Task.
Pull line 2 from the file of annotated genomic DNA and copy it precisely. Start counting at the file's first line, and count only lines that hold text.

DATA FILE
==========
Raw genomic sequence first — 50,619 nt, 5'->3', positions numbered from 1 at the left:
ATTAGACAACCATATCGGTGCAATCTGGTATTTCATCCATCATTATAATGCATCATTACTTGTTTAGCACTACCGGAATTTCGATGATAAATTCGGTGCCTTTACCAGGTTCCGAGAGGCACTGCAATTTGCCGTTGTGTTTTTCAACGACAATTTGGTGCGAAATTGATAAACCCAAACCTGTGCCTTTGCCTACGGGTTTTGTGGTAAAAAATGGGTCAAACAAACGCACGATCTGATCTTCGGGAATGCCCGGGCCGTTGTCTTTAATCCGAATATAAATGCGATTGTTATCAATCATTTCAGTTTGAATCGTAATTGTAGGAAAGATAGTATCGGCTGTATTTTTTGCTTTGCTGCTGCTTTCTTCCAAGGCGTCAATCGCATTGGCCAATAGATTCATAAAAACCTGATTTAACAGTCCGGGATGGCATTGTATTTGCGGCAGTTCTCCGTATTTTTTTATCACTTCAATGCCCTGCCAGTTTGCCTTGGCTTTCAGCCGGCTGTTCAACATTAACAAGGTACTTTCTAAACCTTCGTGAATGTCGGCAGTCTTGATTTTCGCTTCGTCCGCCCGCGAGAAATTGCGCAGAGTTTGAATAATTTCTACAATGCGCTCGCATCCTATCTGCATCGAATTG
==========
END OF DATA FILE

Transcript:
ATTAGACAACCATATCGGTGCAATCTGGTATTTCATCCATCATTATAATGCATCATTACTTGTTTAGCACTACCGGAATTTCGATGATAAATTCGGTGCCTTTACCAGGTTCCGAGAGGCACTGCAATTTGCCGTTGTGTTTTTCAACGACAATTTGGTGCGAAATTGATAAACCCAAACCTGTGCCTTTGCCTACGGGTTTTGTGGTAAAAAATGGGTCAAACAAACGCACGATCTGATCTTCGGGAATGCCCGGGCCGTTGTCTTTAATCCGAATATAAATGCGATTGTTATCAATCATTTCAGTTTGAATCGTAATTGTAGGAAAGATAGTATCGGCTGTATTTTTTGCTTTGCTGCTGCTTTCTTCCAAGGCGTCAATCGCATTGGCCAATAGATTCATAAAAACCTGATTTAACAGTCCGGGATGGCATTGTATTTGCGGCAGTTCTCCGTATTTTTTTATCACTTCAATGCCCTGCCAGTTTGCCTTGGCTTTCAGCCGGCTGTTCAACATTAACAAGGTACTTTCTAAACCTTCGTGAATGTCGGCAGTCTTGATTTTCGCTTCGTCCGCCCGCGAGAAATTGCGCAGAGTTTGAATAATTTCTACAATGCGCTCGCATCCTATCTGCATCGAATTG